It was political theater week in health care. The Republican Congress listened to its grassroots and has presented the president with a bill repealing the Affordable Care Act (ACA). The Democratic president will veto it. Meanwhile, health care reform is still a work in progress.
On Thursday I spent the day attending the State of Reform Health Policy Conference in Seattle working on the shape of that progress. The State of Reform conference events and their companion website provide an open forum for discussions on health care reform. Their conferences strive to bring in speakers to bridge the divide between different players in the health care system and different points of view. Attendees were from all over the state, but definitely skewed to the Puget Sound region.
The morning keynote panel addressed lessons learned from the early years of ACA implementation. One panelist from a large business off-handedly remarked on the difficulties faced by small companies “with only a couple of hundred to a couple of thousand employees.” She would be surprised to learn that 99.7 percent of U.S. businesses have fewer than 100 employees and provide over half of the nation’s jobs.
Another panel discussed emerging health care delivery models. They included walk-in clinics in corner drugstores and a chain of smartphone-dependent primary care clinics located in urban hipster neighborhoods. A panelist mentioned how access to providers is good here in the Northwest, unlike more rural sections of the country. Apparently, Eastern Washington has been moved to elsewhere in the country; she needs to read Shawn Vestal’s Jan. 6 column on the provider shortage in the Inland Northwest.
A regular State of Reform feature is policy discussions by legislators serving on key committees. Rep. Joe Schmick, R-Colfax, serves on the Health Care and Wellness Committee chaired by Rep. Eileen Cody, D-Seattle. Presenting on the Republican Policy Panel, Rep. Schmick shared a long list of issues and trends that will drive future legislation, from mental health care and nursing home payments to drug pricing and unsustainable Medicaid funding.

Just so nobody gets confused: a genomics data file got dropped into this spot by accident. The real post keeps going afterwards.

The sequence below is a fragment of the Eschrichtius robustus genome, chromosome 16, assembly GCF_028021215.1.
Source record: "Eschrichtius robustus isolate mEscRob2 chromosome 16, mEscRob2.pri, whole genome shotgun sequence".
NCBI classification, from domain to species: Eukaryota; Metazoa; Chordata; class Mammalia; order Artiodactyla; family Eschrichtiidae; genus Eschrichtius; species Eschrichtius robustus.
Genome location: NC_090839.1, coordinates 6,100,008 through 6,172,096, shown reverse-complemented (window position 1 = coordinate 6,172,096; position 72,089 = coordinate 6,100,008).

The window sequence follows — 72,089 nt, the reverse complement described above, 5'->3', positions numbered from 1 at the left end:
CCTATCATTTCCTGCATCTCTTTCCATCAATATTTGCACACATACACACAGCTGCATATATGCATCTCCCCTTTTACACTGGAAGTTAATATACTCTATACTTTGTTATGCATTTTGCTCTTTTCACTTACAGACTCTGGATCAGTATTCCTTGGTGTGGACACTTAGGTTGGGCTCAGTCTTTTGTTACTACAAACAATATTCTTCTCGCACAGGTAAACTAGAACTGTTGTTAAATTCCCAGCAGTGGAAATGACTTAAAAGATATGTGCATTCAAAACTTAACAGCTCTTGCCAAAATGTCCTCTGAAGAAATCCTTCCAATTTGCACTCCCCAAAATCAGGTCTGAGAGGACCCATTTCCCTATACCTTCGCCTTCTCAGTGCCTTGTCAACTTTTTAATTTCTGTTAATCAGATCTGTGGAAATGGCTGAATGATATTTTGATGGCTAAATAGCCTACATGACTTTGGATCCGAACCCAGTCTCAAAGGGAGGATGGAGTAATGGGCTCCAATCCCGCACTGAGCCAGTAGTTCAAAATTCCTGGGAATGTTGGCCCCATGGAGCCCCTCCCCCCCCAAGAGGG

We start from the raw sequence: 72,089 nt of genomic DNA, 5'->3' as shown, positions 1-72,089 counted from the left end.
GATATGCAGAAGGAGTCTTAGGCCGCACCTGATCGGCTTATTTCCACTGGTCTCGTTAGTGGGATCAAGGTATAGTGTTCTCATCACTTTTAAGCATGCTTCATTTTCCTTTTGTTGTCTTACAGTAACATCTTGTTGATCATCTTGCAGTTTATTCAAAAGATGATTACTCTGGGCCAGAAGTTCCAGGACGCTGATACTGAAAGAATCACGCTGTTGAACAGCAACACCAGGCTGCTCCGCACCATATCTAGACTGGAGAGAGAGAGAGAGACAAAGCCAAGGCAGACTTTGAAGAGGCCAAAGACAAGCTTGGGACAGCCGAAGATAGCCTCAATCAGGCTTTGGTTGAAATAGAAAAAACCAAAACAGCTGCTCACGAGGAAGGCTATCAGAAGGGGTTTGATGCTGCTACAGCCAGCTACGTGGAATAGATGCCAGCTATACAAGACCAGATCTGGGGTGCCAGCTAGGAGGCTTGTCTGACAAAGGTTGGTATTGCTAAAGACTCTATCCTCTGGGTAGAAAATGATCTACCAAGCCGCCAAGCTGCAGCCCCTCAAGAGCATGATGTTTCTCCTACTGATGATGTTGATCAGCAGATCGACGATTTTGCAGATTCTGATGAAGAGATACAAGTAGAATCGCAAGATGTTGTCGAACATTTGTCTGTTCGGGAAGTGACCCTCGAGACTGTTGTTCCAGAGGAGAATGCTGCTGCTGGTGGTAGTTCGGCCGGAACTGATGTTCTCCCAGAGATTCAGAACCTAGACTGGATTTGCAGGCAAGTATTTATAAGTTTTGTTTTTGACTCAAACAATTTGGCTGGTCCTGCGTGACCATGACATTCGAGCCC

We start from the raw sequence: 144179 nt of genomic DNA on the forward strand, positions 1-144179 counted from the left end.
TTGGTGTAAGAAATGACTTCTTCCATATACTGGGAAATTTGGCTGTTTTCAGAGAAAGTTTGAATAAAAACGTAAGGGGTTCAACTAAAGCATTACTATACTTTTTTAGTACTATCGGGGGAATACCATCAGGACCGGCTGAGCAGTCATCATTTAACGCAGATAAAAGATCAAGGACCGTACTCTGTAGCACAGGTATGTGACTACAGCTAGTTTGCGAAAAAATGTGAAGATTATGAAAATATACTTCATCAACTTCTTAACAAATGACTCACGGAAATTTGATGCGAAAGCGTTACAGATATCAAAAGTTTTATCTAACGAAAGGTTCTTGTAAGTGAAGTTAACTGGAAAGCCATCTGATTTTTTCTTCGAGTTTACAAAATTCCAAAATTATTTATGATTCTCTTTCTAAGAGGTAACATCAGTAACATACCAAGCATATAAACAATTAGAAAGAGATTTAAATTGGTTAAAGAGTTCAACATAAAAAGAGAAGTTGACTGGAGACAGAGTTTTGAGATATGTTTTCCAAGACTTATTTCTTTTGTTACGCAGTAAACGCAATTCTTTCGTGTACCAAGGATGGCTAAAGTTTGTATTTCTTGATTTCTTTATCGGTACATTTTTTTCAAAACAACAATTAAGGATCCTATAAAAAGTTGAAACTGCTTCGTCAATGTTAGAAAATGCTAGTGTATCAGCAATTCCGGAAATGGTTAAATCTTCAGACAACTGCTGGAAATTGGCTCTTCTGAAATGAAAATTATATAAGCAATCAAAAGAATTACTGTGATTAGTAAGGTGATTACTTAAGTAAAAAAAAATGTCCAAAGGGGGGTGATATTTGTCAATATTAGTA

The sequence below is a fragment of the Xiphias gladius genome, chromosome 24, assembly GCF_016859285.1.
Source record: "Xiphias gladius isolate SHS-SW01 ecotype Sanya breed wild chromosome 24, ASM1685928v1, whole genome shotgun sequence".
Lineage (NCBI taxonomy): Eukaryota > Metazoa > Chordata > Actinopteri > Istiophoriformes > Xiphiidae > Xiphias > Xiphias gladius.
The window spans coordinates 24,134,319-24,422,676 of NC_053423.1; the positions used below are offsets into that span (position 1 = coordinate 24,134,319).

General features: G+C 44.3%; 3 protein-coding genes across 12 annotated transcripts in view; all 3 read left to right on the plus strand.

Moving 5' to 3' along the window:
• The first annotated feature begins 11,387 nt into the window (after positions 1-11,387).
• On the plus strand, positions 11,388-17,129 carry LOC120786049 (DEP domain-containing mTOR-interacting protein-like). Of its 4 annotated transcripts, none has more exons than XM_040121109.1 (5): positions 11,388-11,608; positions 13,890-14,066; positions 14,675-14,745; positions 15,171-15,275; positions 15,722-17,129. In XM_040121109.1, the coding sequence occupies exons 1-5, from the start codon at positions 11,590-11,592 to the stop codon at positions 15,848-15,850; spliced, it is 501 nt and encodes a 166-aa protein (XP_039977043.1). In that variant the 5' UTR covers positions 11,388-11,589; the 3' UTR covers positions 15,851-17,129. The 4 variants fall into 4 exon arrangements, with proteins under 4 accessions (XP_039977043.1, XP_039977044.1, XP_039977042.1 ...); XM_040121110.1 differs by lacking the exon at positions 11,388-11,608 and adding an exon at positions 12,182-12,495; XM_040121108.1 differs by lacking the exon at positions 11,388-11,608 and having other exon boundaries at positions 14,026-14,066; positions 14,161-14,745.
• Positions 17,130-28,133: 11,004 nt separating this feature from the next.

Rep. Schmick also noted the impact of cost-shifting to consumers in the form of higher out-of-pocket costs. Being insured doesn’t mean being able to afford to use it. During the Q&A session, I asked about plans to address those who are dropping out of the insurance market because of high premiums combined with high deductibles. Rep. Schmick nodded with familiarity. He knows the problems created for the self-employed and small-businesses owners who make up the majority of his constituents.
He took the opportunity as a teachable moment for the largely urban crowd on the importance of Critical Access Hospitals. He described Garfield County, with a single town of 800 and a total population of 2,500. There was an audible gasp from several members of the audience, who apparently had a hard time grasping the concept of a town smaller than Olympia.
I asked the same question to the Democratic Policy Panel. Four puzzled looks. I described the typical profile, and how the Office of the Insurance Commissioner interpretation of the ACA impacted my association health plan and led me to drop insurance coverage. Rep. Cody jumped in with, “You won’t get any sympathy from me on association health plans.” Instead I got a lecture on their supposed evils and no sympathy for being forced out of the insurance market.
The last breakout session included a representative from the Office of the Insurance Commissioner. She first questioned my assertion that there were losers under the ACA. Then she commented there were winners and losers under the old system, and now there are different losers. No sympathy again.
One of those losers is a professional colleague whose premiums for a basic bronze plan tripled this year, even with a $12,000 deductible. He’s dropped health insurance as both unaffordable to purchase and unaffordable to use. Sympathy might be nice, but what we really need is a Legislature and an insurance commissioner who take the new losers seriously. Health care must be semper reformanda – reformed and always reforming.
(Disclaimer: The author is past chairman of the Empire Health Foundation Board of Trustees and attended as one of several participants from the foundation. Views expressed in this column are solely her own.)Contact Sue Lani Madsen at email@example.com
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